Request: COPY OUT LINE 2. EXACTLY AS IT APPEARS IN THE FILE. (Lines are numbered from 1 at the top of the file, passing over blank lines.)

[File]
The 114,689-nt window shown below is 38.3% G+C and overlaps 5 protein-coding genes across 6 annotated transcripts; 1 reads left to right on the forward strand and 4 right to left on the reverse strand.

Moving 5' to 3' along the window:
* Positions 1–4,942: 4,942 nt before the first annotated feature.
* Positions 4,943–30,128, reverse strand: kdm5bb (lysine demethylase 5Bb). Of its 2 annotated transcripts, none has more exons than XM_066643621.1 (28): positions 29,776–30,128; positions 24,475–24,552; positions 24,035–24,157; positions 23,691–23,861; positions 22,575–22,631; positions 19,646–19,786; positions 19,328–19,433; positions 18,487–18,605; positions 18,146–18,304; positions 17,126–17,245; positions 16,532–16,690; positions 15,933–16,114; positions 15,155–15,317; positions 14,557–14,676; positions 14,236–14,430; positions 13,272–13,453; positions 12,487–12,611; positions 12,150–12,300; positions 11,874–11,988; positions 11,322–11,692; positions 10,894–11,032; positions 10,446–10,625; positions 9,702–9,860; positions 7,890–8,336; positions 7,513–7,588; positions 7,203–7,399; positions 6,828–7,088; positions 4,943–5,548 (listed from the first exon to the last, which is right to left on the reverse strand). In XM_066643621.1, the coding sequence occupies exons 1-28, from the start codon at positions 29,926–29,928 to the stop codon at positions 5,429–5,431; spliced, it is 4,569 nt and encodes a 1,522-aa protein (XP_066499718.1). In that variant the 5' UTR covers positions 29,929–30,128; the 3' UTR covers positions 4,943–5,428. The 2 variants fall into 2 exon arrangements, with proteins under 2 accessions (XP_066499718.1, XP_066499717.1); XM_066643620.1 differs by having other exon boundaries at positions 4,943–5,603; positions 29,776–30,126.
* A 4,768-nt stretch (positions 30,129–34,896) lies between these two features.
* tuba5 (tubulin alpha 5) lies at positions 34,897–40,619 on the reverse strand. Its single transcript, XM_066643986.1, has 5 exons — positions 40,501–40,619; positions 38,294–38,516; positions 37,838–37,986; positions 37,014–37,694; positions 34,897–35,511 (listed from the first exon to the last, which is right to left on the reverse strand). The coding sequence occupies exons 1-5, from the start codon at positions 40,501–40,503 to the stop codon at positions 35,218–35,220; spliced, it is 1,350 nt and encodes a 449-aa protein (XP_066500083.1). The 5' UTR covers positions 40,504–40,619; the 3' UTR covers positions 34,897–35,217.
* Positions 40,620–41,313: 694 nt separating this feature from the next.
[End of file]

Moving 5' to 3' along the window: